and British. This was a story whose locals saw loci the Suez Tel Aviv London Paris Washington and also the United Nations in New York. But this was only one facet of the story and we had to give much more of our energy and manpower and available time to covering the full story because it wasn't the United Nations that brought the cessation of Suez conflict. It was the word out of Washington from the president of the United States that wrote the cessation of that conflict. But I think it would be thought really bad reporting to put the kind of emphasis on that particular story which our critics wished us to I think we did a better report. We reminded Mr. Daily that his network had carried the United Nations activities during the middle eastern crises and ask him why in one case and not in the other. Because in the Middle East in crisis the whole hope of forestalling
conflict armed conflict which was not yet in this way really lay in the United Nations. We had not in the end in our hands a fait accompli of three powers moving in against another part their arms already in movement. We had in the in in the in the Middle Eastern crisis the hope that here in the United Nations and this was after all the principle dateline on that story was the United Nations. What you were getting out of Beirut was so-and-so shot if you had somebody else but they shot right back again and sitting there doing nothing and no moon is mad is when he and the rebels are up in the hills but everything that was happening was happening and the public reaction was keenly felt at the time of the United Nations crisis involving the Middle East in the summer of 1988 when the networks preempted many of the entertainment programs to bring its viewers and listeners the debate from the United Nations an
event that could affect all our lives. Miss Frederick said that the networks cannot go beyond what the public wants and that if the public demands full coverage of UN activities they will get it as an executive of the networks. Mr. Mickelson stated Well I don't think there's any great mystery about what happened or what the public attitude a story that type of coverage in the first place I should say that television coverage of that type of event should not be measured by the yard it shouldn't be measured in terms of the total quantity of output it should be measured in terms of the quality of the output and rather than a serious mature understanding way in which it presented to the public. As criticism poured into the networks and local stations alike a news magazine wrote a story on the subject which Mr. daily comments upon this. This is one in which one of the news magazines did a very sloppy job of reporting and I know how sloppy it was because I gave him the story and I think this is by and large the experience we will always have in which we can all expect to hear.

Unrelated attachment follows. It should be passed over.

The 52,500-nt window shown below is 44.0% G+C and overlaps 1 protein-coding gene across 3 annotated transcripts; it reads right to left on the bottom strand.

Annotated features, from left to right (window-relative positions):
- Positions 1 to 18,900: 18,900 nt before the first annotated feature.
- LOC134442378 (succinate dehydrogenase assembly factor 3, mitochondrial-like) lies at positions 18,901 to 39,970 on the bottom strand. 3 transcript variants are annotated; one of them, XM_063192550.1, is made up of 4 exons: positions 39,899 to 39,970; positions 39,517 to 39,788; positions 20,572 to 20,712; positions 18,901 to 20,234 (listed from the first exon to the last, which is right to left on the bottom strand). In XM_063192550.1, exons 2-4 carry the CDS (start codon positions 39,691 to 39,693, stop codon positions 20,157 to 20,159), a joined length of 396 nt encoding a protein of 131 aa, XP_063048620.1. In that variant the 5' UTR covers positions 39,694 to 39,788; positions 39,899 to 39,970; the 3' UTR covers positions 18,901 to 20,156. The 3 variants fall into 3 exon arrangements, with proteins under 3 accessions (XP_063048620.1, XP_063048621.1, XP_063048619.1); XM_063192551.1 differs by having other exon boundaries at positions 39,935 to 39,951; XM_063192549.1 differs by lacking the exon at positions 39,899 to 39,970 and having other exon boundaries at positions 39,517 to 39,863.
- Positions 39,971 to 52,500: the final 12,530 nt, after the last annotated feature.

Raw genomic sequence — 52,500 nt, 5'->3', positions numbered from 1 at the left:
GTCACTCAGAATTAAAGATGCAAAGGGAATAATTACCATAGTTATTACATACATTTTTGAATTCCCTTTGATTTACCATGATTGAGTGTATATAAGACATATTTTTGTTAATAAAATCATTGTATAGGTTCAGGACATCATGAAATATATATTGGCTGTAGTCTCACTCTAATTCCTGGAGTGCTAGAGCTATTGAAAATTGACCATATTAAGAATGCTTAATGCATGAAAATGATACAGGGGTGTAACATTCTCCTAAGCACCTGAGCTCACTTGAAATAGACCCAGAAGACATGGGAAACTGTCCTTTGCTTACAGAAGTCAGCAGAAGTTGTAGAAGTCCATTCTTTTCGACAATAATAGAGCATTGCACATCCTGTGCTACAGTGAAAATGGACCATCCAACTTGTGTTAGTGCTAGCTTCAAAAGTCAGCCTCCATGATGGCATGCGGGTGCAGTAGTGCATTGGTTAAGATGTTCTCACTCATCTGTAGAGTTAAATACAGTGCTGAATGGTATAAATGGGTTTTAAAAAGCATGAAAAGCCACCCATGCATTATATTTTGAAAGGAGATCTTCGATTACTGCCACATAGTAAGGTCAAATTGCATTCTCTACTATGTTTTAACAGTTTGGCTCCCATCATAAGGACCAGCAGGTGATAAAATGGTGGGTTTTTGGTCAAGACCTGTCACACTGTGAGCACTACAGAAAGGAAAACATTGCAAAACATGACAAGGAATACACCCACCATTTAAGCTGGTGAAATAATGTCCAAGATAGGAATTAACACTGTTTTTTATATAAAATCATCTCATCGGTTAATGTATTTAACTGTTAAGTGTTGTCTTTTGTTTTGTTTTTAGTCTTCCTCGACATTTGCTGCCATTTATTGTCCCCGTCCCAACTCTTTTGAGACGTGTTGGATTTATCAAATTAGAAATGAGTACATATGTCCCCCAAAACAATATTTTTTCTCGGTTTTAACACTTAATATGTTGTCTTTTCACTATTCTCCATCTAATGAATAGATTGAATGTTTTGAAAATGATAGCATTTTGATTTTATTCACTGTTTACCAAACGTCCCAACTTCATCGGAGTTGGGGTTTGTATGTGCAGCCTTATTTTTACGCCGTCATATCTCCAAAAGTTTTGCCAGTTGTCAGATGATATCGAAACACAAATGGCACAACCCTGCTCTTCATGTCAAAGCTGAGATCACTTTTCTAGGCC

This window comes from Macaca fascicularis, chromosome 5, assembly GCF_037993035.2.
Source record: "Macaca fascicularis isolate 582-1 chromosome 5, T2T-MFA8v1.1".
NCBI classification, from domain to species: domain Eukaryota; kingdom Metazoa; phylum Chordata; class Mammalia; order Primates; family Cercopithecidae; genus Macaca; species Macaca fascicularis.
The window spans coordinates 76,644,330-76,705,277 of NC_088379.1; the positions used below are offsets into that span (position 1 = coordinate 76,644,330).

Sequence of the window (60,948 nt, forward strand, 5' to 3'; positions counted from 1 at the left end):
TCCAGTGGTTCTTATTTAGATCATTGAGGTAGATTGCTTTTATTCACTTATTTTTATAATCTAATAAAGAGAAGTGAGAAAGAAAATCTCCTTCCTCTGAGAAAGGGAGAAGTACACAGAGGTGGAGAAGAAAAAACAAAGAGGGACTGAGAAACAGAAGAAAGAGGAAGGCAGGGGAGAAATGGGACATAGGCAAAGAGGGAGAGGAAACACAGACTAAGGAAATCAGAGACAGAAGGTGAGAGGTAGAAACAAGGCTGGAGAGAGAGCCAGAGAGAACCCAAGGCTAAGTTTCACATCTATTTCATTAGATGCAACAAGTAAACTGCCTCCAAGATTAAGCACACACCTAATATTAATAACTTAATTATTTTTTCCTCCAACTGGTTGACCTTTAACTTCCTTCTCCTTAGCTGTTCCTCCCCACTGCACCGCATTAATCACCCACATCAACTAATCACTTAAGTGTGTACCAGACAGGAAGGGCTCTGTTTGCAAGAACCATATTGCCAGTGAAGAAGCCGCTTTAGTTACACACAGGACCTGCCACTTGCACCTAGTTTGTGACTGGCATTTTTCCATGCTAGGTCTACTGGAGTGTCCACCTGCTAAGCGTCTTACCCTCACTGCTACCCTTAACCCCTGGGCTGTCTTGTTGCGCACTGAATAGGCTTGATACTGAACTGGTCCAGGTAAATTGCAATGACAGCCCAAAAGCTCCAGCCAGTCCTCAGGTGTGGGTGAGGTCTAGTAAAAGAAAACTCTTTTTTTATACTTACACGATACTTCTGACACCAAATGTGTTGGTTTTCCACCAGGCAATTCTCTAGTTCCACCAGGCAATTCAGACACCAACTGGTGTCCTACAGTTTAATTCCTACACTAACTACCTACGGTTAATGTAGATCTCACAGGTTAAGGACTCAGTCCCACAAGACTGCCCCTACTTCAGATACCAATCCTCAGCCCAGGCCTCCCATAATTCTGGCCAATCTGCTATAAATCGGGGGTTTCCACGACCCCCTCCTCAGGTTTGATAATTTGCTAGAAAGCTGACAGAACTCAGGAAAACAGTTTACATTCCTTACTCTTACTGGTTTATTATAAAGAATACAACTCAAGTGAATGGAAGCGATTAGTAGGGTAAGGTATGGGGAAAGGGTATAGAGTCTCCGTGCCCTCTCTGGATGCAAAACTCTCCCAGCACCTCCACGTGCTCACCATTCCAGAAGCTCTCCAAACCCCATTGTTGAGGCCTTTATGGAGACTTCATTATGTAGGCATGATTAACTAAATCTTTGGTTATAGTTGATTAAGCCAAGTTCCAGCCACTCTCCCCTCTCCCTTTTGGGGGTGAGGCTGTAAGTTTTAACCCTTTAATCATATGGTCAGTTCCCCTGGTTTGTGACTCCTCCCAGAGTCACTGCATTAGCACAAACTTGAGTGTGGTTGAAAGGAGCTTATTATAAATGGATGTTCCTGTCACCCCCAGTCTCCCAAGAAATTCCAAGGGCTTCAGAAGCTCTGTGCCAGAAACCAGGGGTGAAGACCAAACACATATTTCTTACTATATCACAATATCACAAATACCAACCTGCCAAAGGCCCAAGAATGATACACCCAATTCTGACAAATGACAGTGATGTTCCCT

And it's a particular case involving our affiliate in Cleveland for us. It happened that the previous night when actually the Middle Eastern debate was coming really to grip. We canceled two hours of commercial programming and stayed at the United Nations and the next day WWF called me to find out what we were going to do about the next day session which knocked off and nor did I find out we were going to carry it. Now he called me for this reason the night before when we had preempted two hours of entertainment programming and stayed with the United Nations debate. There had been a steady stream of complaining cause. Why are you canceling my favorite program to put on this dull debate from the United Nations. And Mr Hanrahan who runs the station was so nonplussed by this. And it would have gotten out around Cleveland he issued a statement saying in all of his years in industry this perhaps had shaken him warning us that he should have a relatively steady
stream of complaining calls because he was doing the kind of important public service that this medium needed to do whenever he had the opportunity. They played this handrail here statement in a box on the front page the next morning their switchboard was jammed up so that you couldn't get through or where thousands of people don't listen to these malcontents we want the United do. And that's why they called me to make sure they were going to get the next day. Now this I think is substantially what happened. We as professional newsman I listen the United Nations and get to the bottom of the daylights out of me. But I wouldn't be doing anything but listening to it and I certainly willing to admit that the public is not going to be sitting tensely on the edge of a chair high in high excitement through all this any more than they are to convention for instance convention but I'm sure they want to see the process is and they want it to be there on the scene and have the actual experience of the sense of participation in matters of great moment.